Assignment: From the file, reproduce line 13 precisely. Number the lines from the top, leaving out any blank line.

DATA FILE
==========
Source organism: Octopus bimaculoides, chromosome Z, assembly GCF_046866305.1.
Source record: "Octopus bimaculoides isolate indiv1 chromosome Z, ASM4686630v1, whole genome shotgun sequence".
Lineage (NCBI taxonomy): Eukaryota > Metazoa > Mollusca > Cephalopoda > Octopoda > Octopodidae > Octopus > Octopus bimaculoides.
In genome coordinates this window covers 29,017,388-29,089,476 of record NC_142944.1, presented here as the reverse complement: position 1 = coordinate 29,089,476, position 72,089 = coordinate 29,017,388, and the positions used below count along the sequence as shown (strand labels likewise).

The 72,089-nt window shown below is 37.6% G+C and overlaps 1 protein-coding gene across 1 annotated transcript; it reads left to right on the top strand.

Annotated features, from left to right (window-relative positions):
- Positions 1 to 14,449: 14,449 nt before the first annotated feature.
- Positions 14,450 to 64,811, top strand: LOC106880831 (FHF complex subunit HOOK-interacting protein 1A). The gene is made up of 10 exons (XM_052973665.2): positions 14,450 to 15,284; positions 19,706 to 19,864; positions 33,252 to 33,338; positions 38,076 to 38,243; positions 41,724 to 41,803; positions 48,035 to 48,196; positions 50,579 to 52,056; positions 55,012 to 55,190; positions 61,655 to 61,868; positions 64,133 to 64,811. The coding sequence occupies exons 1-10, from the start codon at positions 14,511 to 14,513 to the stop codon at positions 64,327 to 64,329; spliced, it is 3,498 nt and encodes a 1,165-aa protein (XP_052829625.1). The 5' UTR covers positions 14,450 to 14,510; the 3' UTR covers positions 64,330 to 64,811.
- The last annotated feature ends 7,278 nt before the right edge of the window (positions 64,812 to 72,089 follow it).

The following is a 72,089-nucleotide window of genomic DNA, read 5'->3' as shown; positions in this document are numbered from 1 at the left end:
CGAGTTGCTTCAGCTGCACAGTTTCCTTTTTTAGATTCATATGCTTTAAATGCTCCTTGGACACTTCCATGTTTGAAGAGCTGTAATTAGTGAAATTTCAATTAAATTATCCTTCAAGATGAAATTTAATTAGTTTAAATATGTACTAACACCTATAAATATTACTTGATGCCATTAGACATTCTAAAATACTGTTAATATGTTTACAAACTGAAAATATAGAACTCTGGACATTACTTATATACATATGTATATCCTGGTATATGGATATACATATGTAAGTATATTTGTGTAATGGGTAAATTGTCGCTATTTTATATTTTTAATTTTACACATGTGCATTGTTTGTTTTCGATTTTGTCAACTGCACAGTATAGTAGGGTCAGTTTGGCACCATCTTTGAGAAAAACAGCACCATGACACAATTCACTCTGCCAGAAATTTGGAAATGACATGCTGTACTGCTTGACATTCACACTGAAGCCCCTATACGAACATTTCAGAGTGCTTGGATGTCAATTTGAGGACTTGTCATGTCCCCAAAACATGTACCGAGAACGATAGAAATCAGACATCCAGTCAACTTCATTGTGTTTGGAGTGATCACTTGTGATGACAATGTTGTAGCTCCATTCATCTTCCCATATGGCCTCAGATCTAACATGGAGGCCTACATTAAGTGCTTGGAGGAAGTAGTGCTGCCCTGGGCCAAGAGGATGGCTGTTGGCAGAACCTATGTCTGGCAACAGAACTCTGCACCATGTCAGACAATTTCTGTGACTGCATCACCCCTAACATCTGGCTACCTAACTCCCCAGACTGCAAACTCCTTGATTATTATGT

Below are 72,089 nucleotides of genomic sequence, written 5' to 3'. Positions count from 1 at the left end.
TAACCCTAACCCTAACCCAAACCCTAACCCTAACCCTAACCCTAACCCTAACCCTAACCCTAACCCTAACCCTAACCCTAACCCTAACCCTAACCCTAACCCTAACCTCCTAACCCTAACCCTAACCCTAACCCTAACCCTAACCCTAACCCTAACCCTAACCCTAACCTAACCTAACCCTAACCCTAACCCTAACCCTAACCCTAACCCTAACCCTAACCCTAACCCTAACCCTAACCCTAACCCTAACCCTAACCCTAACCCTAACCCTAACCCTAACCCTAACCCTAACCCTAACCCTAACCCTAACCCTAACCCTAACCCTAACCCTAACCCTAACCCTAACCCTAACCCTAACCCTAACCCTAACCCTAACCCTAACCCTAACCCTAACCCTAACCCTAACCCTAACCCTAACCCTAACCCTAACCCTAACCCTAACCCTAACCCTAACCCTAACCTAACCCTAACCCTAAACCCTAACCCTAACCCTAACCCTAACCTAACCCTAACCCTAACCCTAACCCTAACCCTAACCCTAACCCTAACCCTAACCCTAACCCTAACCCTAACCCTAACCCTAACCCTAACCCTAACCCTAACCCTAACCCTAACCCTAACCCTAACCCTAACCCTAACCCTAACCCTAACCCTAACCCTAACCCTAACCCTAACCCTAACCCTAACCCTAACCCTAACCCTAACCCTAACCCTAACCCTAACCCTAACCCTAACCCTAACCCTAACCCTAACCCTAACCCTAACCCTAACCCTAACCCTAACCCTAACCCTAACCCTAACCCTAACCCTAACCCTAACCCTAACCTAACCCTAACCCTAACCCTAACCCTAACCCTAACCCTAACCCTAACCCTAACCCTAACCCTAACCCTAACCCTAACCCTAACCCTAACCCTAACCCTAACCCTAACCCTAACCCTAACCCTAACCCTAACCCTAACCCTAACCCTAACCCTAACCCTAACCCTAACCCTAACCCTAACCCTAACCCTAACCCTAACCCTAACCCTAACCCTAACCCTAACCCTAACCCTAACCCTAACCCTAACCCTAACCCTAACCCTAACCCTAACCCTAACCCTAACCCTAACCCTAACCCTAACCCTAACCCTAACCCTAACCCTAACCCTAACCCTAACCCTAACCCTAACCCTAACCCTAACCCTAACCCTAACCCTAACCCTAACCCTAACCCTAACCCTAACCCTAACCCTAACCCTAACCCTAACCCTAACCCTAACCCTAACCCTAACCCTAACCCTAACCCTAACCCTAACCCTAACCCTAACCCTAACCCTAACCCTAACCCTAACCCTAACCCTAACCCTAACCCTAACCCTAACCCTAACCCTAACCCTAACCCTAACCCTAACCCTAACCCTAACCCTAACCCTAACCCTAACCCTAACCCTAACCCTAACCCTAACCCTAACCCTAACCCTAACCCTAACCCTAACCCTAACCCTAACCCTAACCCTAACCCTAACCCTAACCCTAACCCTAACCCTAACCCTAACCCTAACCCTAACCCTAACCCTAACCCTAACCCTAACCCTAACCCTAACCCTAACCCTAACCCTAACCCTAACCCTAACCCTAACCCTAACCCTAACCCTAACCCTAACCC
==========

TAACCCTAACCCTAACCCAAACCCTAACCCTAACCCTAACCCTAACCCTAACCCTAACCCTAACCCTAACCCTAACCCTAACCCTAACCCTAACCCTAACCCTAACCTCCTAACCCTAACCCTAACCCTAACCCTAACCCTAACCCTAACCCTAACCCTAACCCTAACCTAACCTAACCCTAACCCTAACCCTAACCCTAACCCTAACCCTAACCCTAACCCTAACCCTAACCCTAACCCTAACCCTAACCCTAACCCTAACCCTAACCCTAACCCTAACCCTAACCCTAACCCTAACCCTAACCCTAACCCTAACCCTAACCCTAACCCTAACCCTAACCCTAACCCTAACCCTAACCCTAACCCTAACCCTAACCCTAACCCTAACCCTAACCCTAACCCTAACCCTAACCCTAACCCTAACCCTAACCCTAACCCTAACCCTAACCCTAACCCTAACCTAACCCTAACCCTAAACCCTAACCCTAACCCTAACCCTAACCTAACCCTAACCCTAACCCTAACCCTAACCCTAACCCTAACCCTAACCCTAACCCTAACCCTAACCCTAACCCTAACCCTAACCCTAACCCTAACCCTAACCCTAACCCTAACCCTAACCCTAACCCTAACCCTAACCCTAACCCTAACCCTAACCCTAACCCTAACCCTAACCCTAACCCTAACCCTAACCCTAACCCTAACCCTAACCCTAACCCTAACCCTAACCCTAACCCTAACCCTAACCCTAACCCTAACCCTAACCCTAACCCTAACCCTAACCCTAACCCTAACCCTAACCCTAACCCTAACCCTAACCCTAACCTAACCCTAACCCTAACCCTAACCCTAACCCTAACCCTAACCCTAACCCTAACCCTAACCCTAACCCTAACCCTAACCCTAACCCTAACCCTAACCCTAACCCTAACCCTAACCCTAACCCTAACCCTAACCCTAACCCTAACCCTAACCCTAACCCTAACCCTAACCCTAACCCTAACCCTAACCCTAACCCTAACCCTAACCCTAACCCTAACCCTAACCCTAACCCTAACCCTAACCCTAACCCTAACCCTAACCCTAACCCTAACCCTAACCCTAACCCTAACCCTAACCCTAACCCTAACCCTAACCCTAACCCTAACCCTAACCCTAACCCTAACCCTAACCCTAACCCTAACCCTAACCCTAACCCTAACCCTAACCCTAACCCTAACCCTAACCCTAACCCTAACCCTAACCCTAACCCTAACCCTAACCCTAACCCTAACCCTAACCCTAACCCTAACCCTAACCCTAACCCTAACCCTAACCCTAACCCTAACCCTAACCCTAACCCTAACCCTAACCCTAACCCTAACCCTAACCCTAACCCTAACCCTAACCCTAACCCTAACCCTAACCCTAACCCTAACCCTAACCCTAACCCTAACCCTAACCCTAACCCTAACCCTAACCCTAACCCTAACCCTAACCCTAACCCTAACCCTAACCCTAACCCTAACCCTAACCCTAACCCTAACCCTAACCCTAACCCTAACCCTAACCCTAACCCTAACCCTAACCCTAACCCTAACCCTAACCCTAACCCTAACCCTAACCCTAACCCTAACCCTAACCCTAACCCTAACCCTAACCCTAACCC